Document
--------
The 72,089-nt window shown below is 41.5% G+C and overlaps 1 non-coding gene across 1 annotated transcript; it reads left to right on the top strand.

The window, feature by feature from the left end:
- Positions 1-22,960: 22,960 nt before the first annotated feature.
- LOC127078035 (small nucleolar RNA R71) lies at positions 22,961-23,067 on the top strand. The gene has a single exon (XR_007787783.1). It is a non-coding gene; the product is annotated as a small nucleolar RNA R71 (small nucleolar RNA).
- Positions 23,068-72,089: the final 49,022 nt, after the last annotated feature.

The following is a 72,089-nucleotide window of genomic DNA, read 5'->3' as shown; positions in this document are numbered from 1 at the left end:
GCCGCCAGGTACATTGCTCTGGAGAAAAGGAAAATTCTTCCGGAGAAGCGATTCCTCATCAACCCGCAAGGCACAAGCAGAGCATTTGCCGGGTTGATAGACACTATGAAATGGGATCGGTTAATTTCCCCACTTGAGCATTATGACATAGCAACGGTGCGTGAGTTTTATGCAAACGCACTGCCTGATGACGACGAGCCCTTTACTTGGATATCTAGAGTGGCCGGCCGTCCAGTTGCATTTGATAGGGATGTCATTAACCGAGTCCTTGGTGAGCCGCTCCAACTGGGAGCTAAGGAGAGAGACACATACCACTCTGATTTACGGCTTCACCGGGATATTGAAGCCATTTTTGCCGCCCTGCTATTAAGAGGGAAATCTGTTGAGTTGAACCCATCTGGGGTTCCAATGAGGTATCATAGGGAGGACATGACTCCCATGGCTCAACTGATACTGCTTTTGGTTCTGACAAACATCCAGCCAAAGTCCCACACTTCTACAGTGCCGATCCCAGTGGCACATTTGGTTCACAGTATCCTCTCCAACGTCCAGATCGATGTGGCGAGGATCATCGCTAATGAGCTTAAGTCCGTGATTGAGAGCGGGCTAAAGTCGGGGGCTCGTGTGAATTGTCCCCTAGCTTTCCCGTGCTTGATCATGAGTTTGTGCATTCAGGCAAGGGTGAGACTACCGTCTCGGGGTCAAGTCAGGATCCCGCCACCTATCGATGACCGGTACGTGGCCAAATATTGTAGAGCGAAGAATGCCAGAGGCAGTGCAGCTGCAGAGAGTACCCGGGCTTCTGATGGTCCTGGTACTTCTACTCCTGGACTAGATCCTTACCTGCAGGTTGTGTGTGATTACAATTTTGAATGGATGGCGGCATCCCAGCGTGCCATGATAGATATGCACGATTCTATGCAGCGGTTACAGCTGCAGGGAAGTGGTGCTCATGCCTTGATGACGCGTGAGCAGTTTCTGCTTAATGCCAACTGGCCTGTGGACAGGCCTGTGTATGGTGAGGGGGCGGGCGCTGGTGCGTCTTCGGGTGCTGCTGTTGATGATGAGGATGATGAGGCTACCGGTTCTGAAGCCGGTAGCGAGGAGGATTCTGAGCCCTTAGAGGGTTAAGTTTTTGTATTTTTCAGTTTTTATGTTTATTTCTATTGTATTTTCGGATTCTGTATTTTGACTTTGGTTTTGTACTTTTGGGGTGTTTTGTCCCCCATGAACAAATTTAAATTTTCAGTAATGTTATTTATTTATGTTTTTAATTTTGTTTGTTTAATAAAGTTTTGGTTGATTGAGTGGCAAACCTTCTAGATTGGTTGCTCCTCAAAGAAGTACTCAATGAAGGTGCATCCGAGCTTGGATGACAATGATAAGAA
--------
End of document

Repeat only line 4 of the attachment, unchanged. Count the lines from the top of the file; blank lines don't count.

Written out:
- LOC127078035 (small nucleolar RNA R71) lies at positions 22,961-23,067 on the top strand. The gene has a single exon (XR_007787783.1). It is a non-coding gene; the product is annotated as a small nucleolar RNA R71 (small nucleolar RNA).